A GOP-pushed effort, aided by Republican voter-fraud scam artist Thor Hearne, to pass the country's most draconian photo ID bill has been stopped today in the Missouri Senate. Republicans, despite proclaiming the menace of voter fraud, didn't have enough votes to bring it to the floor for a vote. An angry outpouring from senior citizens, nuns, the disabled and others who would be blocked from voting under the proposed constitutional amendment, led by a broad-based progressive coalition that included the AARP, swamped Republican legislators with over 4,000 phone calls and an outcry from local newspapers.
Julie Terbrock, the legislative director for Missouri ACORN and a member of the Missourians for Fair Elections coalition, points out, "The legislators felt the heat from average people in their district, including senior citizens, and it became too much for them to take."
The defeat of the measure, which would have blocked at least 240,000 Missourians from voting, also enhances Obama's chances at winning the state -- and the presidency -- because he'll have an opportunity to compete in could be a fair election.
But the real winner today is voting rights. As Missourians for Fair Elections Reported:
JEFFERSON CITY, MO - In a victory for all voters, Missouri lawmakers ended this year's legislative
session without a final vote on legislation that could have prevented up to 240,000 Missourians from
voting. The proposed change would have altered Missouri's constitution, allowing for strict citizenship
and government-issued photo ID requirements that would make Missouri one of the toughest states in the country for eligible, law-abiding citizens to register to vote or cast a ballot.
"I am relieved that I will be able to vote this fall," said Lillie Lewis, a St. Louis city resident, "I've been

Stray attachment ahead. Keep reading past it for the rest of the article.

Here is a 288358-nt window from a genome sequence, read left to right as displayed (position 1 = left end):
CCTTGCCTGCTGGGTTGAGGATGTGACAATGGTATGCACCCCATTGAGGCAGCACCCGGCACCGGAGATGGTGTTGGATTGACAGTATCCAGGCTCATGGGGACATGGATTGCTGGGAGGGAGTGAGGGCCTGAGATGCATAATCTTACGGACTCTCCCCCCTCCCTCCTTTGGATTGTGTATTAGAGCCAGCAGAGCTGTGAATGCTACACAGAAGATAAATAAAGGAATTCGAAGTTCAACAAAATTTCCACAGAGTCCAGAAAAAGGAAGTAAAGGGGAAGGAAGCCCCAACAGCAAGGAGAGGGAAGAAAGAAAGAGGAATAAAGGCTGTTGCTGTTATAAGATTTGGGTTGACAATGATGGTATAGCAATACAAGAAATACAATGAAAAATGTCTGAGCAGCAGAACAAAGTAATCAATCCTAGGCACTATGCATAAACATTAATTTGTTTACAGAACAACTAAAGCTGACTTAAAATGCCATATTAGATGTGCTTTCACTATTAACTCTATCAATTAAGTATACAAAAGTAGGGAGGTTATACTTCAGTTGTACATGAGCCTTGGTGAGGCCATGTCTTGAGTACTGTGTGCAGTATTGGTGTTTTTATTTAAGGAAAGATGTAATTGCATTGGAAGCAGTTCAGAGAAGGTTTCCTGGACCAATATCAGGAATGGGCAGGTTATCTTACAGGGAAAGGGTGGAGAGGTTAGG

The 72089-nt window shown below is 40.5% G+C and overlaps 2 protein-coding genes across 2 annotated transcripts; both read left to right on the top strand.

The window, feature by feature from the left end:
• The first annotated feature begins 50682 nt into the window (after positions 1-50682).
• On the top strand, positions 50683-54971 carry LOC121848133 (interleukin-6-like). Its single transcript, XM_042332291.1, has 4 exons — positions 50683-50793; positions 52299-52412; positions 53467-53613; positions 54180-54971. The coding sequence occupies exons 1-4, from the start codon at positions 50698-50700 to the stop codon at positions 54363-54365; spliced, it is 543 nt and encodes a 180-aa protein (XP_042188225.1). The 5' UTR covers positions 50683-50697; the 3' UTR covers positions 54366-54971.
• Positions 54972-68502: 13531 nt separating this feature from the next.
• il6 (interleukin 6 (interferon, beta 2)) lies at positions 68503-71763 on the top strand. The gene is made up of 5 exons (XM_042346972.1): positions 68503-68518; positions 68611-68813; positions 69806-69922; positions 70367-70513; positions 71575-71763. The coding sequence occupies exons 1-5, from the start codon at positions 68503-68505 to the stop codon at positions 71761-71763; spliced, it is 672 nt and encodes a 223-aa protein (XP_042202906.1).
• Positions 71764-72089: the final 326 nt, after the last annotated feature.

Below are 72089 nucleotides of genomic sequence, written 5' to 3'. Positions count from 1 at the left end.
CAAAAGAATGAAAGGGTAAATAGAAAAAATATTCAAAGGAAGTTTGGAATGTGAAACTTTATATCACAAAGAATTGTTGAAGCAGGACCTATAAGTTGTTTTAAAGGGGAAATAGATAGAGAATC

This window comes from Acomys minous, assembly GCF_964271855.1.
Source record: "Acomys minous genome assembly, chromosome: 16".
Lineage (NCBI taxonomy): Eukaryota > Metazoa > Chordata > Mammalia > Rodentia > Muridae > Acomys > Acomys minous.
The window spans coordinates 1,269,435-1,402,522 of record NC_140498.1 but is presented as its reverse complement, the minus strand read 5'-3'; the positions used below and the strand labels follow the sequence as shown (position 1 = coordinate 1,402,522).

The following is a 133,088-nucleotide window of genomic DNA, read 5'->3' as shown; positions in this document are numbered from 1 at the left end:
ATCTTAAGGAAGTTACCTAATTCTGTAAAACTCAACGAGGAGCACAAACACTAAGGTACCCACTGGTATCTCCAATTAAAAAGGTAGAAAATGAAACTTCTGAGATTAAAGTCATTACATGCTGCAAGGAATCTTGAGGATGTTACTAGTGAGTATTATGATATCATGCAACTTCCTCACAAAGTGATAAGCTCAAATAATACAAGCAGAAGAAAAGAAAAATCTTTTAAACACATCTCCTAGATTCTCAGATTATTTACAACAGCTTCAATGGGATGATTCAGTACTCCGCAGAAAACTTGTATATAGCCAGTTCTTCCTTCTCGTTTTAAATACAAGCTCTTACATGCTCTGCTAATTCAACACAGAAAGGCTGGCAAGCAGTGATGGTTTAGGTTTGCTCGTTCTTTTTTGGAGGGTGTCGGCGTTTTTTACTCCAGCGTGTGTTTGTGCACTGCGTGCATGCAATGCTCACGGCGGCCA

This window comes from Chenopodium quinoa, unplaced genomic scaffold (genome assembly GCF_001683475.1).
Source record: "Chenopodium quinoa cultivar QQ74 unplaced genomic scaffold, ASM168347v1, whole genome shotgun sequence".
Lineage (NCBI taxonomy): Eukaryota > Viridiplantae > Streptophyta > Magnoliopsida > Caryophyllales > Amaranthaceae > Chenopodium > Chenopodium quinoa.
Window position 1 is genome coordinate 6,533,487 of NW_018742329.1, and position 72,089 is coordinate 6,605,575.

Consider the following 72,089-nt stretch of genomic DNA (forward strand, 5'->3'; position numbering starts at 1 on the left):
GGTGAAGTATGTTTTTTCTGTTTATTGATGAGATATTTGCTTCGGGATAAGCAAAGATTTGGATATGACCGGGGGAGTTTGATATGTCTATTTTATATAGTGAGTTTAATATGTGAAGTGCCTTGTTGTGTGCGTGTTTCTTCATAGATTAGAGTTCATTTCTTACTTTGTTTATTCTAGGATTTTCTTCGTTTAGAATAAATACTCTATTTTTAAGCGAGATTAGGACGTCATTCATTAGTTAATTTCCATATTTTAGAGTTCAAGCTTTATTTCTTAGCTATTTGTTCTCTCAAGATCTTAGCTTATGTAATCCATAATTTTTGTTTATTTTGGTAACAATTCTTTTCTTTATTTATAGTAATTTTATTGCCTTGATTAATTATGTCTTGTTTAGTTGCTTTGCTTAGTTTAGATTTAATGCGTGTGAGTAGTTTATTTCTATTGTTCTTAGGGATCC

voting in every election since I can remember, but if I needed my birth certificate, that would be the end
of that. I hope this is the last we hear of this nonsense." Lillie Lewis was born in Mississippi, but the
state sent her a letter stating they have no record of her birth.
Birdell Owen, a Missouri resident who was displaced by hurricane Katrina, also voiced her relief. "I
should be able to participate in my democracy," she said, "even if Louisiana can't get me a copy of my
birth certificate. I'm glad Missouri politicians had the sense to protect my right to vote."
As the bill began to move, a broad coalition of groups and voters across the state worked to educate
citizens and legislators about the negative impact of such policy changes on real voters. Missourians for Fair Elections reports over 4,200 calls were made to lawmakers in the past two weeks urging them to not consider this legislation. Catholic organizations, such as the Franciscan Sisters of Saint Mary, and the Sisters of Mercy of the Americas issued statements voicing deep concerns with the legislation. The AARP, League of Women Voters, labor organizations, disability advocates, community
organizations and progressive leaders worked around the clock for the past two weeks to make sure the concerns of Missouri voters were heard.
In 2006, despite serious opposition from voting rights experts, election officials and voters, the Missouri legislature passed an overly-restrictive photo ID measure that was later found unconstitutional by the Missouri Supreme Court because it amounted to a poll tax and Missouri's current identification requirements are sufficient. This year's proposed legislation would have altered the constitution in an attempt to allow restrictive voting laws to pass constitutional muster. Such restrictive laws include government-issued photo ID and proof of citizenship requirements to register to vote and to vote.
Kathleen Weinschenk, of Columbia, Missouri, has been fighting to protect her right to vote, and that of
others, since 2006. She has cerebral palsy, and doesn't drive because of her disability. Without a birth
certificate from Arkansas, she cannot get a Missouri photo ID. Kathleen is elated that the constitution
will not be changed to prohibit her from voting. "Today, freedom rings," she said.
Progressives everywhere should take heart from this victory, learn from its success, but realize that at least 25 other states have similar bills pending that would either require strict photo ID or proof of citizenship to vote.
And in Arizona, senior citizens like Shirley Preiss, a 97-year-old Kentucky-born woman, still isn't allowed to vote because she can' t produce a birth certificate. You can hear her and her 78-year-old son Joe Nemnich tell their story at the D'Antoni and Levine show with co-host Tom D'Antoni.